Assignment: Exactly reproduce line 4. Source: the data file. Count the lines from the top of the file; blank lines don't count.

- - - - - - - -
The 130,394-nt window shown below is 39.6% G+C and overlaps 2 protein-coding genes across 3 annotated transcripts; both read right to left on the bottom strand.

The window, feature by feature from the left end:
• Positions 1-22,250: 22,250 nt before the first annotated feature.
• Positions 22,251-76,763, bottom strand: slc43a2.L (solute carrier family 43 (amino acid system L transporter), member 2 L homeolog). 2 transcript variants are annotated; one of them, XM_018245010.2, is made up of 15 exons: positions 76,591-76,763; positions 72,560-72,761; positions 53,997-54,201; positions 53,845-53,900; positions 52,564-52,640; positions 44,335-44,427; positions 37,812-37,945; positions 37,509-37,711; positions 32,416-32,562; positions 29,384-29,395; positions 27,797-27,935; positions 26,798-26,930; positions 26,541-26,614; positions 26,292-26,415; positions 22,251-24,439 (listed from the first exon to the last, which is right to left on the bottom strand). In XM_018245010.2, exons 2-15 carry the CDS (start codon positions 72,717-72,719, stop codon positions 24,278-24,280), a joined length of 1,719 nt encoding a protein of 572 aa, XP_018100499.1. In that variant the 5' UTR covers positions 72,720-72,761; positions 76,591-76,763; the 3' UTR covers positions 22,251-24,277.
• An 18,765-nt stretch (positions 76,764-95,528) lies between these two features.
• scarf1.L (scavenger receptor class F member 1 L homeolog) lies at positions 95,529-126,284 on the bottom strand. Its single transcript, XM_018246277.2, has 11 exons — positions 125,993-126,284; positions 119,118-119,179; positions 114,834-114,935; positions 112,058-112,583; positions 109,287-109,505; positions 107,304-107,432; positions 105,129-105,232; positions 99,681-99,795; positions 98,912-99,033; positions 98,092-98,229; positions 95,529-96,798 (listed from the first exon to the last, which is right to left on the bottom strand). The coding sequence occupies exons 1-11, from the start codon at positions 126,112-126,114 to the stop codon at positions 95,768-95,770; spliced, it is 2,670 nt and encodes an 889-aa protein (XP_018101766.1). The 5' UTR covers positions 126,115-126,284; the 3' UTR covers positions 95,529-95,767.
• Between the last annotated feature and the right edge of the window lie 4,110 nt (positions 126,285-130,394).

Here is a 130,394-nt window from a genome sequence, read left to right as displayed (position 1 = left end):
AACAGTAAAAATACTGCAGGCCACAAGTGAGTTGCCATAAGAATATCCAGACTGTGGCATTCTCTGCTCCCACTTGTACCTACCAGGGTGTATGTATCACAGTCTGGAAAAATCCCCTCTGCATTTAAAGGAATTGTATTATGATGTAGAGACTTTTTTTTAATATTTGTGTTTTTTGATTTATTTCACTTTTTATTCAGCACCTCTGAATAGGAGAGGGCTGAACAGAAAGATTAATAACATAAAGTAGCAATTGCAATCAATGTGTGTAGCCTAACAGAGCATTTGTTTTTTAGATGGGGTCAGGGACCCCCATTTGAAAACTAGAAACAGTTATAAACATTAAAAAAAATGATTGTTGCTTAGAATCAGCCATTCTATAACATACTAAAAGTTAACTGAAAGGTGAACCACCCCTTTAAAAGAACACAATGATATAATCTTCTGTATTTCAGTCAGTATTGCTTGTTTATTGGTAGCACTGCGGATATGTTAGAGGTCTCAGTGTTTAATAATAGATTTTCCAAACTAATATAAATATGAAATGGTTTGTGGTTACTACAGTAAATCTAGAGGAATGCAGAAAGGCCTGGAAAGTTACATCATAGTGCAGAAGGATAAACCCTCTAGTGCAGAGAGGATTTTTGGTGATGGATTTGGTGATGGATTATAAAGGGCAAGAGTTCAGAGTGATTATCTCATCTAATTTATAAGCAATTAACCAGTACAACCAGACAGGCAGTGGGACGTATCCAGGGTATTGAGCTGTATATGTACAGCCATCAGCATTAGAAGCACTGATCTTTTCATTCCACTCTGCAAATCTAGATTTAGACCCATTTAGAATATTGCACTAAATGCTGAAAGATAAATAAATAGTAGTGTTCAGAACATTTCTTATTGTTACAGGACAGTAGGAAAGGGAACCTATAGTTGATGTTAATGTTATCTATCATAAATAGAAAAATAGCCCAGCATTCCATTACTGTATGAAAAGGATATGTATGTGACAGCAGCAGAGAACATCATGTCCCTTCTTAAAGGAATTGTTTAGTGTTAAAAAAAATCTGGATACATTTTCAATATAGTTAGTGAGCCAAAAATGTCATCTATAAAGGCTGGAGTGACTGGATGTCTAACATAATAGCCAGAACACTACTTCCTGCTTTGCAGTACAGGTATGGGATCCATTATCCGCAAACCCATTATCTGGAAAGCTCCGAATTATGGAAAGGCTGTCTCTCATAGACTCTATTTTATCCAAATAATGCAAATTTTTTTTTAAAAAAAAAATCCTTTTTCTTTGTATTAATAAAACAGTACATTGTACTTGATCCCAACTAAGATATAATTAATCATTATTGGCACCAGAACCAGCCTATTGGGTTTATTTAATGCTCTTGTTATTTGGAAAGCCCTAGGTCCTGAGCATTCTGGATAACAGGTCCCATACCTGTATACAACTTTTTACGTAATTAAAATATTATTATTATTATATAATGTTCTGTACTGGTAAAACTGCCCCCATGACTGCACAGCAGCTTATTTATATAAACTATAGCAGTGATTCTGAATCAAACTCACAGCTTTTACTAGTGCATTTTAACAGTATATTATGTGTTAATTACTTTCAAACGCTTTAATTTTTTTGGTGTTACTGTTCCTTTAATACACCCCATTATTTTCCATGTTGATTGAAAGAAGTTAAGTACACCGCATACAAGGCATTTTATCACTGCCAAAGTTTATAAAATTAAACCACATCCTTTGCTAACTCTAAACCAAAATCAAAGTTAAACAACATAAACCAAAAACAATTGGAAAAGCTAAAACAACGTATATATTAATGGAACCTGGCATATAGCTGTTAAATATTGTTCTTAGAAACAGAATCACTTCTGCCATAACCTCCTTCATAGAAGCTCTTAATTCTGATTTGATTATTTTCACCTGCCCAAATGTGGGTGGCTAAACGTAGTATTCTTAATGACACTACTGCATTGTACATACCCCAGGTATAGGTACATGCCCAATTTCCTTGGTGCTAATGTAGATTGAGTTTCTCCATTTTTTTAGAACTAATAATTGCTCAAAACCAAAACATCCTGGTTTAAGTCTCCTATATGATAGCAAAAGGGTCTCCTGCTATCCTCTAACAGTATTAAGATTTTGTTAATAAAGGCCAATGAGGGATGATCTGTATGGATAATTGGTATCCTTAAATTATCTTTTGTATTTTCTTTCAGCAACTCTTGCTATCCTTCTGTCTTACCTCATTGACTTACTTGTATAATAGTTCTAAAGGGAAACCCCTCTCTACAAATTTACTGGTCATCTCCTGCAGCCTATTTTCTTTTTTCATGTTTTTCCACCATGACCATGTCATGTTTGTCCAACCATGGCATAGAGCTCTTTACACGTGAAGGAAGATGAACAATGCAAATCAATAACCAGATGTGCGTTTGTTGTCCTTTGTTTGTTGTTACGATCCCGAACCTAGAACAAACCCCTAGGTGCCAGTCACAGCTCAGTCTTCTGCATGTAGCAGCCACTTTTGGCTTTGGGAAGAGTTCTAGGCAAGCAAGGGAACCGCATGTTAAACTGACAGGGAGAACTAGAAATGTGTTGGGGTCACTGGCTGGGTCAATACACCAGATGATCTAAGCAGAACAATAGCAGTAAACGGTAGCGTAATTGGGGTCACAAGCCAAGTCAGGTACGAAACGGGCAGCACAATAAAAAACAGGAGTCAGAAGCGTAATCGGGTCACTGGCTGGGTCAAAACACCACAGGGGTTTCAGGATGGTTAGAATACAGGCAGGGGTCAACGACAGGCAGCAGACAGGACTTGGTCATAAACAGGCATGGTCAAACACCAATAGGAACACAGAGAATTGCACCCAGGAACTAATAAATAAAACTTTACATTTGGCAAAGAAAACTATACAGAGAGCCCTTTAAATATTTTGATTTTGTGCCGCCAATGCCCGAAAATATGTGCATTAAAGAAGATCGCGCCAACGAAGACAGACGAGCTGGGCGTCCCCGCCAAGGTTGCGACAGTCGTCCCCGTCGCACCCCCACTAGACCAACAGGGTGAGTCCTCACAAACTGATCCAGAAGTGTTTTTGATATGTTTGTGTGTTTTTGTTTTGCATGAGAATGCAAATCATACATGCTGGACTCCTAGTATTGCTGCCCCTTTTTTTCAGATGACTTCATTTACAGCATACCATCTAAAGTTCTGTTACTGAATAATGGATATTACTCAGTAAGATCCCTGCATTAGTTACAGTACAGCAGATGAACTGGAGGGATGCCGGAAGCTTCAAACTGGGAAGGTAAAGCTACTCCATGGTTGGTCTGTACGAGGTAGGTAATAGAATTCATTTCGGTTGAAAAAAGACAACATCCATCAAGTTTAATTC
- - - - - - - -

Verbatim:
• Positions 22,251-76,763, bottom strand: slc43a2.L (solute carrier family 43 (amino acid system L transporter), member 2 L homeolog). 2 transcript variants are annotated; one of them, XM_018245010.2, is made up of 15 exons: positions 76,591-76,763; positions 72,560-72,761; positions 53,997-54,201; positions 53,845-53,900; positions 52,564-52,640; positions 44,335-44,427; positions 37,812-37,945; positions 37,509-37,711; positions 32,416-32,562; positions 29,384-29,395; positions 27,797-27,935; positions 26,798-26,930; positions 26,541-26,614; positions 26,292-26,415; positions 22,251-24,439 (listed from the first exon to the last, which is right to left on the bottom strand). In XM_018245010.2, exons 2-15 carry the CDS (start codon positions 72,717-72,719, stop codon positions 24,278-24,280), a joined length of 1,719 nt encoding a protein of 572 aa, XP_018100499.1. In that variant the 5' UTR covers positions 72,720-72,761; positions 76,591-76,763; the 3' UTR covers positions 22,251-24,277.